The current disinformation campaigns in elections and propping authoritarian regimes have had a long history.
In World War II, the disinformation campaign, then called propaganda, was crucial to showing how one side, like the Japanese Military, was doing well in their conquered Greater East Asia Co-Prosperity Sphere (South, Southeast Asia, and Oceania).
In the Ortigas Library, we have a set of WW II propaganda magazines, entitled Sakura from Volumes five to seven with missing issues in between.
Volume 5 may have been printed in the spring of 1943. There is a piece in one issue about the arrival of General Hideki Tojo to Manila in May 1943 affirming his promise of granting independence to the Philippines later that year, a one-upmanship stroke with the United States which promised to give independence three years later.
The Philippines is mentioned and illustrated many times in the issues. As an imperial power though with a vast swath of conquered Asia, The Japanese propaganda machinery made sure to cover the occupied territories of Burma (now Myanmar), Indonesia, the Pacific Islands, parts of China particularly Manchukuo (Manchuria), and parts of India as well. In each print issue, there was an ongoing listing of the daily short-wave radio broadcasts from Tokyo to China, Saigon, Burma, Manila, Bangkok, and the South Seas in their respective languages. News and commentaries were also beamed to India, all of South Western Asia, Europe, and North and South America.
The Sakura whose publishing arm was the Mainichi Shimbun-Sha had their main offices in Osaka and Tokyo with regional offices in Shanghai, Hanoi, Bangkok, and Saigon. In Manila the Mainichi Shimbun branch was on Florentino Torres Street in Santa Cruz.
Within five months of the surprise attack of Pearl Harbor, and the rapid advance of Japanese forces in Southeast Asia, their fortunes changed in mid-1942 with the Battle of Midway, the taking of Guadalcanal, and the retaking of Pacific islands, inching slowly towards Japan.
But at Sakura, with its articles on making friends throughout the Co-Prosperity Sphere, including promises of independence for the Philippines, India, and Burma and installing figureheads and sympathizers through the rest of Asia, the relationships were rosy, the Japanese were the saviors, and their presence secure in the region.
By Volumes six and later seven, around 1943 – 1944, the articles’ tone was sounding vociferous and defensive with advertising pages reflecting a more militaristic posture. A counting of destroyed, damaged, and captured American, British and Dutch battleships, carriers, and cruisers (Pearl Harbor included) were presented in one issue to show achievements so far. Cartoons of the British exploiting the Indians were a call to revolt. A headline about China declaring war on Britain and the United States was proof of the Asian revulsion toward the west.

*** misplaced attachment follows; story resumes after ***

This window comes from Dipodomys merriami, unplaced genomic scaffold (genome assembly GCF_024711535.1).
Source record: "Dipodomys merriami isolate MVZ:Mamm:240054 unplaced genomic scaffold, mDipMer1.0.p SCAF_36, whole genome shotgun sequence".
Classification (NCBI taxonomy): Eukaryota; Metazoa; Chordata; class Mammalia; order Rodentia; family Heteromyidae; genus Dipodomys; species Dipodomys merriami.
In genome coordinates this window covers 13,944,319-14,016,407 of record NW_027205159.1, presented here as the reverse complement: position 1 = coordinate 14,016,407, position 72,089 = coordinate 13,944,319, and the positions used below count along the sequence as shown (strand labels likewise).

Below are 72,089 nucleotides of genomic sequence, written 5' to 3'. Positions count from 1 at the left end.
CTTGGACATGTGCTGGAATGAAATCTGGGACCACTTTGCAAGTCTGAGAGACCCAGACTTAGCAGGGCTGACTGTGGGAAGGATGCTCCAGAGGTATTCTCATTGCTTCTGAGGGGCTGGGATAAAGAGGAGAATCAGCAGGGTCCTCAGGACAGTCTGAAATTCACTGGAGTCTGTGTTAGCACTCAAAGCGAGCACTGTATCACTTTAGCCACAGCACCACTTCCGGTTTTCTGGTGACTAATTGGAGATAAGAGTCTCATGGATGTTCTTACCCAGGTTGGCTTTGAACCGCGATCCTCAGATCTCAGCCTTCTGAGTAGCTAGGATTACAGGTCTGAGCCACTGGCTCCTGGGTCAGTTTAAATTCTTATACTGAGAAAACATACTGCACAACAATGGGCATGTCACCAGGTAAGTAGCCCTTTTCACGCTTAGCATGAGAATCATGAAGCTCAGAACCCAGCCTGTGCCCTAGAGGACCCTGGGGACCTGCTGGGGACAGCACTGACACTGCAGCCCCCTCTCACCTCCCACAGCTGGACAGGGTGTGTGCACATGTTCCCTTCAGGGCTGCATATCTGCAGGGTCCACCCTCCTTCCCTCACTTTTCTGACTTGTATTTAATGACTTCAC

Pharmaceutical companies once advertising lipstick and pain medicine were now showing dive bombers and sailors unfurling sails. Steel factories with artsy ads showing molten vats now were more blatant with deco-styled battleship construction and bombers flying above.
To occupied peoples, those naïve to slick visual blandishments and authoritative pronouncements from Tokyo radio, were impressive, lengthening the staying power of an errant nation.
To the Japanese themselves, these same messages were their source of solace and hope as the aerial bombardment of their country began and the mourning of over a half million soldiers continued unabated.
Studying these magazines closely I see a thread of manipulation through the pages and their powers in seducing people. They include a continuous optimistic tone never letting on that things had gone awry. Sakura only ended its print run when American bombers finally destroyed their offices as well as the rest of the city in 1945.
The call to nationhood, in this case calling their country Nippon, projecting its glory, its history, and its united bravery all were evident in the magazine.
Sakura knew the enemy, Achilles Heel. It was the unequal and even heinous relationships that many of the colonies endured for centuries from the west, fodder for Japan to exploit. India – Britain, Burma – Britain, Vietnam – French, Indonesia – Dutch, Philippines – United States. Sakura’s staff writers had little difficulty in presenting the colonial realities and, in turn, the promise of Japanese governance and bestowing independence.
There are so many messages from each page of the magazine, surely studied and bickered about in their Osaka or Tokyo editorial offices eighty years ago. Even in the outright propaganda, it was spewing, they made sure all pages, including advertising pages were flawless and beautifully rendered. Artistic illustrations, color, and pages redolent with unflinching patriotism gave the Japanese Imperial war machine a little more time to believe in victory. But as all propaganda goes, it had its limits. The atomic bomb drops in Hiroshima and Nagasaki finally ended the denial spawned by propaganda.
Come visit our Library and leaf through these magazines. It’s a lesson for us in this age of fake news and disinformation. We may sharpen our awareness of them by looking at their predecessors.